A common issue for pet owners is dealing with occasional accidents on carpet. We love our animals, but the messes they create can be a real challenge to properly handle. With so much information and misinformation on the net, many are left doing nothing for fear of doing something wrong. First let’s go over a few DON’TS!
Don’t use vinegar on pet accidents on carpet. I suspect this recommendation comes from vinegar’s disinfecting properties. The problem with vinegar is that it is also an acid. We use vinegar to set Easter Egg dyes and tye dyes. Acids set dyes. Many pet accidents include food dyes. Avoid vinegar to avoid creating a permanent stain.
Don’t rent a Rug Doctor. With under powered vacuums and extremely soapy cleaning solutions you will create a bigger mess.
Don’t use enzymes for large urine stains. Enzymes like Nature’s Miracle are “OK” for small urine spots, but they require large amounts of the enzyme, with proper temperatures and dwell time to have any real impact on the odor. Keep in mind enzymes are NOT particularly effective on stains. They are designed to combat odor. Disinfectants are much more effective.
Don’t use household disinfectants on carpet. While disinfectants are very effective in dealing with urine odors and are the preferred method in hospitals and veterinary clinics, most are NOT carpet friendly. The pictures below are from a customer that returned from a short trip to discover their cat had separation anxiety and urinated heavily in the traffic lane behind the living room couch. In a panic, the customer poured Lysol disinfectant on the spots to knock down the odor. She woke up the next day horrified to see the effects Lysol had on the carpet and called us. The smell was almost gone, but the residue and oils in the Lysol that make it incompatible with carpet left a larger mess. Fortunately, we got to it quick enough to restore the carpet to like new!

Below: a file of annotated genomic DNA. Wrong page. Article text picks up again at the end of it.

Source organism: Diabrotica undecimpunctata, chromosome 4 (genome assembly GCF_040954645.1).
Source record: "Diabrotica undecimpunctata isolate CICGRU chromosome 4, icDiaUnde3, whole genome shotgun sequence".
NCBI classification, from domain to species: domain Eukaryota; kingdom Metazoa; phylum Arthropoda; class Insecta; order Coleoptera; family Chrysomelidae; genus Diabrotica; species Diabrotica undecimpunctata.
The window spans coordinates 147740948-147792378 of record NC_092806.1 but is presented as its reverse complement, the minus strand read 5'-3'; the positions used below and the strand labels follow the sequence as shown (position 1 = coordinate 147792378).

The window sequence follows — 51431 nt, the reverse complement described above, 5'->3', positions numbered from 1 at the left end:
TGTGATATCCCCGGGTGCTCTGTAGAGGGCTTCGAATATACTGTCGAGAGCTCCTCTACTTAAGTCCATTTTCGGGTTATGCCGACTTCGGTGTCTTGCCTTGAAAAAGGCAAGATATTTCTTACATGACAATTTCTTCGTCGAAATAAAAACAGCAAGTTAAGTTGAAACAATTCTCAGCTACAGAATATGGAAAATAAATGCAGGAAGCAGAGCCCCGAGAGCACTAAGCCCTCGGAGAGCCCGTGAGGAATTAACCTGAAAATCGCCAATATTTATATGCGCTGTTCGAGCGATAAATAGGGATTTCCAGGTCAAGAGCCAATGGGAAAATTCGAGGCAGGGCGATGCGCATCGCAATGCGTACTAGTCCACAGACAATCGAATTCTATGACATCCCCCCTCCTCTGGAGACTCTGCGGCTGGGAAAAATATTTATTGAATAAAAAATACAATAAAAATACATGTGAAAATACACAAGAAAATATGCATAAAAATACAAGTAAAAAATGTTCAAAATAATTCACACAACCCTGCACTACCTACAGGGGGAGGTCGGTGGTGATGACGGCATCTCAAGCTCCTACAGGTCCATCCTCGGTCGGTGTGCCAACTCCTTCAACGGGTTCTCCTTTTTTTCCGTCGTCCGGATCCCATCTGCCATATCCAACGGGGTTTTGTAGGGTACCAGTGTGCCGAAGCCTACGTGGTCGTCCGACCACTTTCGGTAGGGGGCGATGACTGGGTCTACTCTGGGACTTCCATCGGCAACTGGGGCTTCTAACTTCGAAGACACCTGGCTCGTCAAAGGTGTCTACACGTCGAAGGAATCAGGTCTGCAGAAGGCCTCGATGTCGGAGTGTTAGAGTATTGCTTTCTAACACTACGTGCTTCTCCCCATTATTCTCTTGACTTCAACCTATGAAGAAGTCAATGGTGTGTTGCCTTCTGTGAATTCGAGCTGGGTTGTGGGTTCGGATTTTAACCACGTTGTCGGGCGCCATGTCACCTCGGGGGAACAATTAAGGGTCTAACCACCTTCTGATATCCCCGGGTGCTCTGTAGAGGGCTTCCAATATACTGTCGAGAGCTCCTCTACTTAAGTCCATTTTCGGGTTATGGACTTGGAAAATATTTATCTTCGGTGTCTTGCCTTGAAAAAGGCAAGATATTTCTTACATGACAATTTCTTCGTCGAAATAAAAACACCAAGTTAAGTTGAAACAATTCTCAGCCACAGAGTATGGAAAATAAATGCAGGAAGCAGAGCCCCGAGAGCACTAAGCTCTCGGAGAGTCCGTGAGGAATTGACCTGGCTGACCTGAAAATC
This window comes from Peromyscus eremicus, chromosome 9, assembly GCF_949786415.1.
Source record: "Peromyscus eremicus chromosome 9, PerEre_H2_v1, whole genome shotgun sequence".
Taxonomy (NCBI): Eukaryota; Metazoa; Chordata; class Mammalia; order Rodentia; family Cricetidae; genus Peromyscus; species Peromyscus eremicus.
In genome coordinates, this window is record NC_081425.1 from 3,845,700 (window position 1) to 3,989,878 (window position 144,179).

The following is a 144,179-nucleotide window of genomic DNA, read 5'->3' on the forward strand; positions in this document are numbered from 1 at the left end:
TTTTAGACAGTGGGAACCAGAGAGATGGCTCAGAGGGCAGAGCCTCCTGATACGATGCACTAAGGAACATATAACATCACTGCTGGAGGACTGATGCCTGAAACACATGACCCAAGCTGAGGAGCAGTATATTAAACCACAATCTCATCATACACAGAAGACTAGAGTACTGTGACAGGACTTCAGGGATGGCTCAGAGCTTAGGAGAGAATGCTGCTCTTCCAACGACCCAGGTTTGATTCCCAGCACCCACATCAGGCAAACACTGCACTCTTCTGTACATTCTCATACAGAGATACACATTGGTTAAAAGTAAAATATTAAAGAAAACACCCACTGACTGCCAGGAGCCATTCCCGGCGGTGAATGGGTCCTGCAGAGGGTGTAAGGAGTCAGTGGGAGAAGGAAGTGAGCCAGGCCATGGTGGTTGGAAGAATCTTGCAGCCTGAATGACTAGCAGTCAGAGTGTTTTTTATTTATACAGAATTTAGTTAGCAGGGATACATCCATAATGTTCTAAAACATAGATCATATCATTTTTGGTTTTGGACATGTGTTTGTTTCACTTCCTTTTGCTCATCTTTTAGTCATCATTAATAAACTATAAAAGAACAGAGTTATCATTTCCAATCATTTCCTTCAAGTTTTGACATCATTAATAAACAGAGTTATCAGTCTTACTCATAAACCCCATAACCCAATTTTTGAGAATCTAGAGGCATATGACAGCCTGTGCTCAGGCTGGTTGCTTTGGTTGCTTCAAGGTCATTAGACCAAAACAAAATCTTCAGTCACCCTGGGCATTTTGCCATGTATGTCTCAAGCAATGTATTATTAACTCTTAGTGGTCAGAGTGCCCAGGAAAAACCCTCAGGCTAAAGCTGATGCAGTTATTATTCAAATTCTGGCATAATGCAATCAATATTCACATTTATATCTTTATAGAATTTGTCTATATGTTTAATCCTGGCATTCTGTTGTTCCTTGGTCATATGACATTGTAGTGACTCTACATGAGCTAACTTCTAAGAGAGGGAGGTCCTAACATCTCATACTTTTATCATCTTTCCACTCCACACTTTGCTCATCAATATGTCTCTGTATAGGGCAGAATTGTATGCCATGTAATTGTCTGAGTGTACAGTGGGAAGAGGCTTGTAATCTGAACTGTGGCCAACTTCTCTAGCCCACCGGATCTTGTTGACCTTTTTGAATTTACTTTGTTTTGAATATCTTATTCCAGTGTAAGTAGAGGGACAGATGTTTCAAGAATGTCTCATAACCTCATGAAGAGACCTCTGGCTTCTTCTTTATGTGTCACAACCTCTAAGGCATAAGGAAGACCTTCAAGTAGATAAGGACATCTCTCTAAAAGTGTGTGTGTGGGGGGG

So what CAN you do when faced with a pet “pee” spot. The first thing to keep in mind is “the solution to pollution is dilution.” What does this mean? Grab a wet/dry vac and drizzle warm water on the spot WHILE VACUUMING. Your goal is to flush out as much of the urine contamination as possible without over wetting. Of course you won’t have the professional strength vacuum pressure or tools of our truck mount, but this is a good temporary fix until you can have the spot professionally cleaned. If you have a disinfectant compatible with carpet like Ripley’s Odor Killer Extreme, then treating would be your next step. Simply laying a towel on the spot and compressing is pushing the urine deeper into the pad and creating a problem that cannot be solved with household tools and equipment. Of course you can always give us a call for advice. Pet treatments don’t have to be expensive. Waiting too long to deal with it will increase the risk of permanent damage that no one can repair.